So there’s this fat Muslim dude named Mahmud (Omid Djalili) who’s prone to fits of yelling and anger, and whose son is engaged to the daughter of an Islamic extremist. He wakes up one day and decides to traipse down to an adoption center where he discovers he was born Jewish. Suddenly he’s thrust into an identity crisis of wacky proportions, complete with Star-of-David set pieces and brief theatrical numbers—an identity crisis that will eventually spell doom not only for himself, but his entire family. So is the plot of Josh Appignanesi’s The Infidel, a film I honestly have difficulty writing about because it can simply be described as “bland”. You’ve seen all the jokes in this film executed better elsewhere; the aforementioned Star-of-David sequence? Family Guy’s “When you Wish Upon a Weinstein”. Mahmud’s understanding that Jews horde gold? South Park. Every single religious punchline this movie soullessly offers up time and time again? Bar jokes, comedians, daily conversations, newspaper cartoons—everywhere you can possibly imagine. Yet the problem isn’t necessarily familiarity with the material—it’s that the entire backbone of The Infidel is built upon this humor and the hackneyed premise it’s derived from. You can only stretch Jewish/Muslim jokes so long before the whole gimmick gets old, and about 45 minutes in you’ll begin aching for something legitimately comical or meaningful to happen.
Initially Mahmud doesn’t seem especially devout to any religion; he fits all the stereotypes of a Muslim—has a very Islamic name, big nose, tan skin, and is prone to fits of uncontrollable rage—as the film continuously reminds us during its slow trudge, yet spends most of his time watching old music videos and driving his son around in the family car, actively discouraging him from marrying an extremist’s daughter. Yet after the discovery of his Jewish birthname, Sullie Shimshillowitz, his entire life is turned upside down as he must silmultaneously learn what it means to be Jewish in order to visit his birth-father upon his death-bed while brushing up on his Islam in order to impress the father of his son’s fiance. Everyone’s faced this crisis before, right? If you can keep from cringing this far into the premise, the final half, with its ham-fisted drama and absurd identity twist, may not disappoint. Otherwise, you’re in for 100 minutes of lame, rehashed jokes that desperately struggle to carry this overblown mess of a plot across the finish line, but putter out somewhere near the first port-a-potty. Lenny Goldberg (Richard Schiff) is Infidel’s single saving grace; though he plays Mahmud’s Jewish scholar, he nonetheless feels like the only character who exists outside his religion—is the only realized person in a cast of flimsy stereotypes.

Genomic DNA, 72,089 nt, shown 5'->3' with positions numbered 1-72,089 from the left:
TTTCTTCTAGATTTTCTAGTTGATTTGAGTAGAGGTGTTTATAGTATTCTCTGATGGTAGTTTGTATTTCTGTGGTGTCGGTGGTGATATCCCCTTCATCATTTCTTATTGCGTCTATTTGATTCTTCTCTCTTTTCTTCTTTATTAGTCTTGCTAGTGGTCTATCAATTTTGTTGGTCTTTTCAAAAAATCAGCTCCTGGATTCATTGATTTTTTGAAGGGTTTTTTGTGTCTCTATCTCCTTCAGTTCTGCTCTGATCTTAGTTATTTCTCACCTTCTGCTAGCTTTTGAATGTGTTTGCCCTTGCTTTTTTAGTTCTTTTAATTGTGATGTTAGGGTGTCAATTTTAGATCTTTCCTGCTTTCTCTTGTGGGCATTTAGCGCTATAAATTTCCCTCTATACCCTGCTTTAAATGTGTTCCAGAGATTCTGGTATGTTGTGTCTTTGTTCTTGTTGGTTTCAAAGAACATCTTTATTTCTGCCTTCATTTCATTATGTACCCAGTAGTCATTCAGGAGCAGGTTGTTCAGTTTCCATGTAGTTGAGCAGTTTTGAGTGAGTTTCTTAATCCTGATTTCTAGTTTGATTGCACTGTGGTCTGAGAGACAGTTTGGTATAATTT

If you’re the kind of person who thinks a burnt-out 80’s rock musician becoming an Islamic extremist is funny, or chuckle at hearing “Jew” instead of “you” in sentences, The Infidel might be for you. After the movie you may want to consider throwing yourself into an open grave and having a friend smother you in dirt. That’s what I wanted to do with this turd of cinema. Good comedy doesn’t come from insane, ridiculous scenarios that would never actually occur—they come from real life, something this movie has almost no semblance to. Avoid it.